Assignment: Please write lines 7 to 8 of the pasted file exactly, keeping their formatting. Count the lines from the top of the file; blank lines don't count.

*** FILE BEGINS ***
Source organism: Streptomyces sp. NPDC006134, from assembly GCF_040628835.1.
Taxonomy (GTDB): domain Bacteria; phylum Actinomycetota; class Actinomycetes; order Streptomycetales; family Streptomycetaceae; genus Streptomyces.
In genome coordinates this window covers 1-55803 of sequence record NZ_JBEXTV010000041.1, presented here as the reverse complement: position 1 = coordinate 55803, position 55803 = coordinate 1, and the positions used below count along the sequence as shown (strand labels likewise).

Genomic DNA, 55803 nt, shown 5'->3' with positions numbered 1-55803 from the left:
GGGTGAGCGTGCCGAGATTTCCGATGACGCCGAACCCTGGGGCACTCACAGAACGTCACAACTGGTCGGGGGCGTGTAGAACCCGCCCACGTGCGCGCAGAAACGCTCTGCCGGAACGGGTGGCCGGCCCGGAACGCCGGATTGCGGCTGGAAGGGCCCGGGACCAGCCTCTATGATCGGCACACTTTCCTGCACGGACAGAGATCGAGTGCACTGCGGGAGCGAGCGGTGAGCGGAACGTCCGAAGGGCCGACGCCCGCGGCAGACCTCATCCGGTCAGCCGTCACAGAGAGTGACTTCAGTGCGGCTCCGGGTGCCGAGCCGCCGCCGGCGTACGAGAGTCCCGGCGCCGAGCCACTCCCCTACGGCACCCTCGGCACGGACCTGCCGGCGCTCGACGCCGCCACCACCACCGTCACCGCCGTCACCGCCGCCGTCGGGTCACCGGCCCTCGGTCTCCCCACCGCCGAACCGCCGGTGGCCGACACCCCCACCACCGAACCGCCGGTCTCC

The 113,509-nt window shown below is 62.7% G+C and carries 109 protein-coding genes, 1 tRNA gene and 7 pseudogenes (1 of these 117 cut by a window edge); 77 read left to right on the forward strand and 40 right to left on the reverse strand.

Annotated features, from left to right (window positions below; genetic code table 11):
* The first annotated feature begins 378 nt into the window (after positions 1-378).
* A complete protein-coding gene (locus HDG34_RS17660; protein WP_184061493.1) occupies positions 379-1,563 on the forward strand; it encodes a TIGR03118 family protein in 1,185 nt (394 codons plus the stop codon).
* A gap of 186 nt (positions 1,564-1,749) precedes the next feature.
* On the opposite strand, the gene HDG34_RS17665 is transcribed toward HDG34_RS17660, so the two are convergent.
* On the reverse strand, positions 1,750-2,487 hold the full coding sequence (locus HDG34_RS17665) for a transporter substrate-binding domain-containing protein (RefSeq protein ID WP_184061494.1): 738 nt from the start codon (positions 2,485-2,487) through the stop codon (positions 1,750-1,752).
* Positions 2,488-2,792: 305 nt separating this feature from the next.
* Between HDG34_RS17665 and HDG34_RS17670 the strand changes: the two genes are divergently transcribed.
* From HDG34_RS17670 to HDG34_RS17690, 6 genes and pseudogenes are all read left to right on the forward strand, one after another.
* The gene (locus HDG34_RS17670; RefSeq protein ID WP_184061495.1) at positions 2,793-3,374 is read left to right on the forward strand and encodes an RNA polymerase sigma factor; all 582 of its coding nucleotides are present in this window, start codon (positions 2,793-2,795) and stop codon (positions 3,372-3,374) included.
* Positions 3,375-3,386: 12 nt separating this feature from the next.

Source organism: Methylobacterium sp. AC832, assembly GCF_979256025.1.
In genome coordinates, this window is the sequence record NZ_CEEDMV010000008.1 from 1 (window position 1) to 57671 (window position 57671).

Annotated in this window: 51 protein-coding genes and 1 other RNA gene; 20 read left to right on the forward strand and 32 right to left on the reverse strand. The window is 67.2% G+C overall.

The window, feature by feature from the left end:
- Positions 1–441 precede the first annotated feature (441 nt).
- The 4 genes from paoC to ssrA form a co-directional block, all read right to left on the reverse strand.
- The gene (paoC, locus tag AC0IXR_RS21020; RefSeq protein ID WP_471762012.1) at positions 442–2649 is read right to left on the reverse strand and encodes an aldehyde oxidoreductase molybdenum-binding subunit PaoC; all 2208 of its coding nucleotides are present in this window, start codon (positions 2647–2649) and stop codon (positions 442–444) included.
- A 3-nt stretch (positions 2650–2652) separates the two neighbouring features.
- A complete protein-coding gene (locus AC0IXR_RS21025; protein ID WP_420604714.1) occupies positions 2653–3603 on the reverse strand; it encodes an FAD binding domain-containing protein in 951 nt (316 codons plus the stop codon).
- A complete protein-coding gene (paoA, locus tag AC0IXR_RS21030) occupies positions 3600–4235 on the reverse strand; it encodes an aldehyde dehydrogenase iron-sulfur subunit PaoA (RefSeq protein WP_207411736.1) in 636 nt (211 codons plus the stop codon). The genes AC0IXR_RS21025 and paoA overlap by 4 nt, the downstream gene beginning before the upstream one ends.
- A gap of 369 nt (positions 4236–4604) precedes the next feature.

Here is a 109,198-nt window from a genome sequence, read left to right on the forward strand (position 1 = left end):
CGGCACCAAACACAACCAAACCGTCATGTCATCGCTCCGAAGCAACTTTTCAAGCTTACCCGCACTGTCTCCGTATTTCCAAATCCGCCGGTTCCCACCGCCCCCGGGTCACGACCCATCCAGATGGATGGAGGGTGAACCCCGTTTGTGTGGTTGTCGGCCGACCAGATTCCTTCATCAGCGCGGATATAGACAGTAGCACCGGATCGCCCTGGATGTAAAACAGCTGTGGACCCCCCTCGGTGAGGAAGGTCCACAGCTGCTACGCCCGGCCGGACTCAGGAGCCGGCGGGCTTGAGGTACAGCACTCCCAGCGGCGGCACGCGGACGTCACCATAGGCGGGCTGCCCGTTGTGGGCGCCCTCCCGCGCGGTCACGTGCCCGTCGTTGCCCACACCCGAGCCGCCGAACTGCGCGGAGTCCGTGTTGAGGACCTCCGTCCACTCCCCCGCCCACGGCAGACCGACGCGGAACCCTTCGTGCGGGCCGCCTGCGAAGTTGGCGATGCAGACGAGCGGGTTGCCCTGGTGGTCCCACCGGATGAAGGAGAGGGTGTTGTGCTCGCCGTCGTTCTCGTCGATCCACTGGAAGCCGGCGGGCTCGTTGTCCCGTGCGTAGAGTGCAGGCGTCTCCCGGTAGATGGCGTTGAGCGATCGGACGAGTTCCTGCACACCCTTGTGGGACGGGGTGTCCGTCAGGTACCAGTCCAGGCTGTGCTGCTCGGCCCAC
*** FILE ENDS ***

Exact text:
Annotated features, from left to right (window positions below; genetic code table 11):
* The first annotated feature begins 378 nt into the window (after positions 1-378).